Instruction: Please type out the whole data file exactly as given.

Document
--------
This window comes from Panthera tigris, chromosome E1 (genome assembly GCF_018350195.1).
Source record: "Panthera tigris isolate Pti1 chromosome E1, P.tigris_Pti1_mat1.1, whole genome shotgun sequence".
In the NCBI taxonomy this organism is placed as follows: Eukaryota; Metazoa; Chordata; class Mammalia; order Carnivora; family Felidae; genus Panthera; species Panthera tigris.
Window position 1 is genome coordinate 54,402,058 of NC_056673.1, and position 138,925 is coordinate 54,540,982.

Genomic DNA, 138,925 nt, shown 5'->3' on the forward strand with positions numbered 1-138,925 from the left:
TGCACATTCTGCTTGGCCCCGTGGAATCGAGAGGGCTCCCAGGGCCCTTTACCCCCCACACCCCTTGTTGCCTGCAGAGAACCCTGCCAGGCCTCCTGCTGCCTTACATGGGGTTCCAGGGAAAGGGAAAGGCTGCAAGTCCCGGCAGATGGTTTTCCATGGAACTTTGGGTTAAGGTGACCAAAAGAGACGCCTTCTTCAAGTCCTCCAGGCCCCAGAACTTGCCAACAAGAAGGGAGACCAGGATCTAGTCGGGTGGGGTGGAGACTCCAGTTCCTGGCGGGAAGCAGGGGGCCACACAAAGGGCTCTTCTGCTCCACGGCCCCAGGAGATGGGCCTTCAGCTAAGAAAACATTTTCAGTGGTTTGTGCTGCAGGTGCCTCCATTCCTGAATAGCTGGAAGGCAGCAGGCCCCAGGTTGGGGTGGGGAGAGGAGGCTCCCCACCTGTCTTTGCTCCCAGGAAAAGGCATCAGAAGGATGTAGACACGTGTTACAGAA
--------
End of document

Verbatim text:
This window comes from Panthera tigris, chromosome E1 (genome assembly GCF_018350195.1).
Source record: "Panthera tigris isolate Pti1 chromosome E1, P.tigris_Pti1_mat1.1, whole genome shotgun sequence".
In the NCBI taxonomy this organism is placed as follows: Eukaryota; Metazoa; Chordata; class Mammalia; order Carnivora; family Felidae; genus Panthera; species Panthera tigris.
Window position 1 is genome coordinate 54,402,058 of NC_056673.1, and position 138,925 is coordinate 54,540,982.

Genomic DNA, 138,925 nt, shown 5'->3' on the forward strand with positions numbered 1-138,925 from the left:
TGCACATTCTGCTTGGCCCCGTGGAATCGAGAGGGCTCCCAGGGCCCTTTACCCCCCACACCCCTTGTTGCCTGCAGAGAACCCTGCCAGGCCTCCTGCTGCCTTACATGGGGTTCCAGGGAAAGGGAAAGGCTGCAAGTCCCGGCAGATGGTTTTCCATGGAACTTTGGGTTAAGGTGACCAAAAGAGACGCCTTCTTCAAGTCCTCCAGGCCCCAGAACTTGCCAACAAGAAGGGAGACCAGGATCTAGTCGGGTGGGGTGGAGACTCCAGTTCCTGGCGGGAAGCAGGGGGCCACACAAAGGGCTCTTCTGCTCCACGGCCCCAGGAGATGGGCCTTCAGCTAAGAAAACATTTTCAGTGGTTTGTGCTGCAGGTGCCTCCATTCCTGAATAGCTGGAAGGCAGCAGGCCCCAGGTTGGGGTGGGGAGAGGAGGCTCCCCACCTGTCTTTGCTCCCAGGAAAAGGCATCAGAAGGATGTAGACACGTGTTACAGAA